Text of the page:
Review: Anthony Marra’s New Novel ‘Mercury Pictures Presents’

On the bookshelf

Mercury Pictures Presents

By Anthony Marra
Hogart: 432 pages, $29

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As our country enters an increasingly divisive spiral over who did what on January 6, 2021 and whether women should have reproductive rights, it seems fair and fitting that a novel about Italian World War II fascism highlights how easy it is for all of us to fall prey to fake romantic narratives. All the better if the author is Anthony Marra, and the book “Mercury Pictures Presents” does so through the perspective of a poorly run Hollywood movie studio.

The book is almost like Fellini inside out: life itself provides the ridiculous parts. Only pretense can save us. Although protagonist Maria Lagana finds out, sometimes the imaginary is just as dangerous as the real thing. An Italian immigrant who made a dark personal choice that landed her in a Los Angeles home with her mother and various virgin aunts, Maria managed to become associate and assistant producer to co-owner Artie Feldman along with her brother Ned, of the titular dilapidated studio.

Marra, whose 2013 novel, “A Constellation of Vital Phenomena,” told the story of Chechen war refugees and whose 2015 collection of stories, “The Tsar of Love and Techno,” was set in the middle of the 20th century in the USSR, has a seemingly inexhaustible collection of imagination. It can evoke both a dark Italian hut and a chatty American home, both a grotesquely bickering pair of siblings and the inner world of a Chinese-American actor.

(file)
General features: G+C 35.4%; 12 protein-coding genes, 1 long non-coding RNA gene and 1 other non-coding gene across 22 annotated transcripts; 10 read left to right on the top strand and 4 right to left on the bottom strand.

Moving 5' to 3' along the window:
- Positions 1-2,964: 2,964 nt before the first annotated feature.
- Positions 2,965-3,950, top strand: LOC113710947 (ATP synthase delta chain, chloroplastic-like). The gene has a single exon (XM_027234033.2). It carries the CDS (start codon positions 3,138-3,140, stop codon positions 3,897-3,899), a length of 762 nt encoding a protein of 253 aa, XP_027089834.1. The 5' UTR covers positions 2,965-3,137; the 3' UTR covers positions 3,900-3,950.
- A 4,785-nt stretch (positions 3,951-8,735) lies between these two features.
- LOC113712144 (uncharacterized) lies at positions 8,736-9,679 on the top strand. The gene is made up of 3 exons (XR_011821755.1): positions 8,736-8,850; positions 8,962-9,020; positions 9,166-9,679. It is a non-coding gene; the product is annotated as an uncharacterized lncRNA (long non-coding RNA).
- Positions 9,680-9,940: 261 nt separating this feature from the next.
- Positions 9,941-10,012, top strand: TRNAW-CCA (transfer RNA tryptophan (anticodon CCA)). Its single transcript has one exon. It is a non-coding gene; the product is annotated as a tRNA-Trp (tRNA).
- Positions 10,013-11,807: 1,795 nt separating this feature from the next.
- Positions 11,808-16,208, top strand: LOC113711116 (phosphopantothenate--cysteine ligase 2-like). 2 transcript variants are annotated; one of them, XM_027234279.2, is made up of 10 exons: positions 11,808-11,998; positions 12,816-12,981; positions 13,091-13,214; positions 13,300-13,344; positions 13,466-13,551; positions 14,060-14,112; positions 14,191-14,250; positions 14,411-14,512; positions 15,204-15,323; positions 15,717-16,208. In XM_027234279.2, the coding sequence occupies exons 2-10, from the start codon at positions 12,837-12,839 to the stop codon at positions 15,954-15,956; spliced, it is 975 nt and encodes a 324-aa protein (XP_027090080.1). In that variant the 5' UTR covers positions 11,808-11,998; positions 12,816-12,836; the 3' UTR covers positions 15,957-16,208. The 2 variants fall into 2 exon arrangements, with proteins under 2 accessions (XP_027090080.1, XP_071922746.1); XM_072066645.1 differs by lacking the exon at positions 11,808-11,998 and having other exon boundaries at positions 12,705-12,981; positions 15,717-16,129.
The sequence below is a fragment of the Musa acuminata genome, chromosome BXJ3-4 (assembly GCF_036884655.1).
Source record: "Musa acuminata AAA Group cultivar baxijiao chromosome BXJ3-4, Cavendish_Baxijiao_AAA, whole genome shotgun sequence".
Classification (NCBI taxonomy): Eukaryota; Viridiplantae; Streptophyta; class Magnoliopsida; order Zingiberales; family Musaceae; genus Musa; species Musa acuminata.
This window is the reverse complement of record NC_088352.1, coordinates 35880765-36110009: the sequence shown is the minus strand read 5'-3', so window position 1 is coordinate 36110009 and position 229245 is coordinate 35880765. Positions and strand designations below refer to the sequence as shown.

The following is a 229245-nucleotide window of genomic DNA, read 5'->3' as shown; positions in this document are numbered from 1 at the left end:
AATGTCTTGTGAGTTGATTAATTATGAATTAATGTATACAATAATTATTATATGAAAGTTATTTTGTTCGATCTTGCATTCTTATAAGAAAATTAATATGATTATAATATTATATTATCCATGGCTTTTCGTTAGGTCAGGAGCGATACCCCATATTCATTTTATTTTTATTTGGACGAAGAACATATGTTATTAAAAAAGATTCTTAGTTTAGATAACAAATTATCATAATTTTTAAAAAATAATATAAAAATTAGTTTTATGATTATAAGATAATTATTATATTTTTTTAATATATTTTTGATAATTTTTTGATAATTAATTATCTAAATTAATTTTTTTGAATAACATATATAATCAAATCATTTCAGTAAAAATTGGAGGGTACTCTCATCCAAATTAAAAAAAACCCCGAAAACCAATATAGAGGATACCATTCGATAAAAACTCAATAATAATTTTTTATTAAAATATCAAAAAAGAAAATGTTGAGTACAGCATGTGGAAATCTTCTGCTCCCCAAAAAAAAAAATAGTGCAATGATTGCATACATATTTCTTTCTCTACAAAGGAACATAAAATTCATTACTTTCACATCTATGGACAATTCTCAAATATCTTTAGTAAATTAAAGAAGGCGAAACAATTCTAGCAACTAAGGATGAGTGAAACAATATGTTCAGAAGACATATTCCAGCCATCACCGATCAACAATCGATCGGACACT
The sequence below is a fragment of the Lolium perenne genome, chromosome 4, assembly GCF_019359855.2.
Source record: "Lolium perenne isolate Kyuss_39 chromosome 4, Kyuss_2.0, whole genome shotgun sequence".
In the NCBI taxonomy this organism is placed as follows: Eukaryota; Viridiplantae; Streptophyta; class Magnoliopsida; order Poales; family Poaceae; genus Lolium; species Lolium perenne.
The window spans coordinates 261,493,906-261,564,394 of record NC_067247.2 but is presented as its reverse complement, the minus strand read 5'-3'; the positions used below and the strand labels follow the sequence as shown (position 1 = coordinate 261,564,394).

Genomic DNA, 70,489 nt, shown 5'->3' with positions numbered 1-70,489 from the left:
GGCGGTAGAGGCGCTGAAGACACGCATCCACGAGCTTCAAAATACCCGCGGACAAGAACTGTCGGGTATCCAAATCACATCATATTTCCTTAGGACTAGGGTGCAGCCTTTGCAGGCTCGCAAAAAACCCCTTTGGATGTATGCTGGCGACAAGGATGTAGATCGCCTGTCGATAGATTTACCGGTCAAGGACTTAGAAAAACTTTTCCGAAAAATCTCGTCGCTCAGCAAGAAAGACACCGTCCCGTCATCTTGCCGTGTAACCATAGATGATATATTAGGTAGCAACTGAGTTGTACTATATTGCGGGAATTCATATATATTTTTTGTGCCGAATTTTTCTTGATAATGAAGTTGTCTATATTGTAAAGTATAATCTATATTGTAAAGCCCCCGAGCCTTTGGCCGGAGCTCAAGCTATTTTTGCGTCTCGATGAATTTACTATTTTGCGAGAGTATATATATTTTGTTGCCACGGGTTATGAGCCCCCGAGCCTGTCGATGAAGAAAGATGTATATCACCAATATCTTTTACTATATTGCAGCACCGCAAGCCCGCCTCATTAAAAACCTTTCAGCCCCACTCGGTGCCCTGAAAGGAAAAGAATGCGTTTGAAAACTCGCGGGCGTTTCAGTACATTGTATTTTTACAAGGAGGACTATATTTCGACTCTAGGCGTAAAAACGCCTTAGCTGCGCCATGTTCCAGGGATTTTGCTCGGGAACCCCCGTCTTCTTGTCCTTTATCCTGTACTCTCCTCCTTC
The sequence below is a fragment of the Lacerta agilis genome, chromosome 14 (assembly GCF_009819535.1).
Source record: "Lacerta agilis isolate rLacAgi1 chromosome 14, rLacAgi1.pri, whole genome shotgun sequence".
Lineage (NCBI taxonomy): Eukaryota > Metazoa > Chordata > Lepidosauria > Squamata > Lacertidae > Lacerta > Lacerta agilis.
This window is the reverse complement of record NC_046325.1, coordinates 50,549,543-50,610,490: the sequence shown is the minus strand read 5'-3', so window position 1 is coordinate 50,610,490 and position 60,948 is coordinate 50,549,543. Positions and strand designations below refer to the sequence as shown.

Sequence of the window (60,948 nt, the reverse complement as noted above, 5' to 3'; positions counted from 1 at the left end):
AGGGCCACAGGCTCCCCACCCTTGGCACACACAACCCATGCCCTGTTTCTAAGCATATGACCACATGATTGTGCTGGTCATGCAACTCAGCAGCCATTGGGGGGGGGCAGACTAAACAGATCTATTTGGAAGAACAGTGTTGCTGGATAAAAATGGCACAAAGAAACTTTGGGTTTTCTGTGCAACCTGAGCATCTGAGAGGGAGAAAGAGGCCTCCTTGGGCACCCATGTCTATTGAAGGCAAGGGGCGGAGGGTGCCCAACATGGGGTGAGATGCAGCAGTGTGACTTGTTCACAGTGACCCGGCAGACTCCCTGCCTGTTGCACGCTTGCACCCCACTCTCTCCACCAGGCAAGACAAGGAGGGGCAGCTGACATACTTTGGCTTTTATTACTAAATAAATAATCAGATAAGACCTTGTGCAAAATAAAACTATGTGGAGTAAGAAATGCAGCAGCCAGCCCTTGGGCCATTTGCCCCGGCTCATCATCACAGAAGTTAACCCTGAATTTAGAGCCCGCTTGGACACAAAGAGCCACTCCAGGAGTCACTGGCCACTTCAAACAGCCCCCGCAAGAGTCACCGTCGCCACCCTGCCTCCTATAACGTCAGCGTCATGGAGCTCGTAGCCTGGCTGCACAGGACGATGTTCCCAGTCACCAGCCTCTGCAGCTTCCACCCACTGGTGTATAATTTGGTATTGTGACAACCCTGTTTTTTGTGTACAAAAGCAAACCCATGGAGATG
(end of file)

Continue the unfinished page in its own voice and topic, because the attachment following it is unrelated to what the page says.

He also knows exactly where to insert historical anecdotes and when to opt for pure invention, mixing everything with witty asides. Maria thinks that “her great-aunts’ understanding of Catholicism was so inconsistent that it couldn’t really be called monotheism. It was a protection racket. For them, “Like any invasive procedure, it was best to end the marriage while you were young enough to bounce back.”

The first third of “Mercury” feels perfectly cinematic, whirling readers through half a dozen scenes so varied they look like a series of movie trailers, more evocative than narrative. The action ping-pongs of Maria and Artie’s “Adam’s Rib” type repartee (entirely platonic, as Maria remains faithful to her true love, Eddie Lu) until her father Giuseppe’s confinement by the thugs of Mussolini and up to Artie and Ned’s Borscht-Belty Show of Punch and Judy.

If these sets were the trailers, what is the feature film? Strangely, there doesn’t seem to be any in “Mercury Pictures Presents.” After a long section in Italy that involves a stolen identity, a village boy turned mob kingpin, and a harrowing escape, we get two more long shaggy dog ​​stories: Eddie Lu acting in American propaganda films; German émigré Anna Weber looks at her architecturally accurate miniatures of Berlin used in bombing tests. The story of Vincent Cortese, a photographer whose camera is taken away due to his “enemy alien” status, is woven throughout.